Park, Sung and Catrambone, Richard (2007): Understanding the Social Relationship Between Humans and Virtual Humans. In: Jacko, Julie A. (ed.) HCI International 2007 - 12th International Conference - Part III 2007. pp. 459-464.
Park, Sung and Catrambone, Richard (2004): Represented and Representing Dimensions in Relational Information Displays. In: IV 2004 - 8th International Conference on Information Visualisation 14-16 July, 2004, London, UK. pp. 605-612.
Sukel, Katherine E., Catrambone, Richard, Essa, Irfan and Brostow, Gabriel (2003): Presenting Movement in a Computer-Based Dance Tutor. In International Journal of Human-Computer Interaction, 15 (3) pp. 433-452.
This article addresses how to present movement information to learners as
part of a larger project on developing a nonconventional computational system
that teaches ballet. The requirements of such a system are first described, and
then discoveries regarding the first requirement, presenting movement to a
user, are discussed. Background research regarding how people learn movement,
hypotheses concerning presenting movement with computer animation versus
videotape, and an experiment testing those hypotheses are presented. The
experiment required individuals to perform movements after viewing them in one
of the formats. Each participant viewed a movement sequence multiple times and
then was evaluated on his or her performance of that movement by two expert
judges. Animations resulted in higher performance ratings for individuals with
some previous dance experience. Format did not affect performance for other
learners. This result implies that domain knowledge interacts with presentation
format in learning ballet. These results will influence the design and
implementation of a computer-based dance tutor under development, and they
point to several interesting research directions, including exploring the
effects of multimodal sensory presentations and prior knowledge in learning
© All rights reserved Sukel et al. and/or Lawrence Erlbaum Associates
McCrickard, D. Scott, Catrambone, Richard, Chewar, C. M. and Stasko, John T. (2003): Establishing tradeoffs that leverage attention for utility: empirically evaluating information display in notification systems. In International Journal of Human-Computer Studies, 58 (5) pp. 547-582.
Designing and evaluating notification systems represents an emerging
challenge in the study of human-computer interaction. Users rely on
notification systems to present potentially interruptive information in an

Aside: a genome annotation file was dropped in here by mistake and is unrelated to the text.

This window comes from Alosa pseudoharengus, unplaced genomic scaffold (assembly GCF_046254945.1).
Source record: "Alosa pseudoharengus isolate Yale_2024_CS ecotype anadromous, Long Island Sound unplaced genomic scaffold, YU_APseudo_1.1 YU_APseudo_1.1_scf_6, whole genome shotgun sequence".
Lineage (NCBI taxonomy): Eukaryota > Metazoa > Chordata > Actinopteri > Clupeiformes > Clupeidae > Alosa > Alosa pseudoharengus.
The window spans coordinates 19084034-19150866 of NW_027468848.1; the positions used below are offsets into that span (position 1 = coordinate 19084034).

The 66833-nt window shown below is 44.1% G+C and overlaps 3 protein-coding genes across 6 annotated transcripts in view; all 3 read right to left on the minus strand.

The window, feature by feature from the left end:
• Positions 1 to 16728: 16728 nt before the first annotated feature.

efficient and effective manner to enable appropriate reaction and
comprehension. Little is known about the effects of these systems on ongoing
computer tasks. As the research community strives to understand information
design suitable for opposing usage goals, few existing efforts lend themselves
However, three often conflicting design objectives are interruption to
primary tasks, reaction to specific notifications, and comprehension of
information over time. Based on these competing parameters, we propose a
unifying research theme for the field that defines success in notification
systems design as achieving the desirable balance between attention and
utility. This paradigm distinguishes notification systems research from
traditional HCI by centering on the limitations of the human attention system.
In a series of experiments that demonstrate this research approach and
investigate use of animated text in secondary displays, we describe two
empirical investigations focused on the three critical parameters during a
browsing task. The first experiment compares tickering, blasting, and fading
text, finding that tickering text is best for supporting deeper comprehension,
fading best facilitates reaction, and, compared to the control condition, none
of the animated displays are interruptive to the browsing task. The second
experiment investigates fading and tickering animation in greater detail with
similar tasks -- at two different speeds and sizes. Here, we found smaller
displays allowed better reaction but were more interruptive, while slower
displays provides increased comprehension. Overall, the slow fade appears to be
the best secondary display animation type tested. Focusing research and user
studies within this field on critical parameters such as interruption,
reaction, and comprehension will increase cohesion among design and evaluation
efforts for notification systems.
© All rights reserved McCrickard et al. and/or Academic Press
Xiao, Jun, Catrambone, Richard and Stasko, John T. (2003): Be Quiet? Evaluating Proactive and Reactive User Interface Assistants. In: Proceedings of IFIP INTERACT03: Human-Computer Interaction 2003, Zurich, Switzerland. p. 383.
McCrickard, D. Scott, Catrambone, Richard and Stasko, John T. (2001): Evaluating Animation in the Periphery as a Mechanism for Maintaining Awareness. In: Proceedings of IFIP INTERACT01: Human-Computer Interaction 2001, Tokyo, Japan. pp. 148-156.
Stasko, John T., Catrambone, Richard, Guzdial, Mark and Mcdonald, Kevin (2000): An Evaluation of Space-Filling Information Visualizations for Depicting Hierarchical Structures. In International Journal of Human-Computer Studies, 53 (5) pp. 663-694.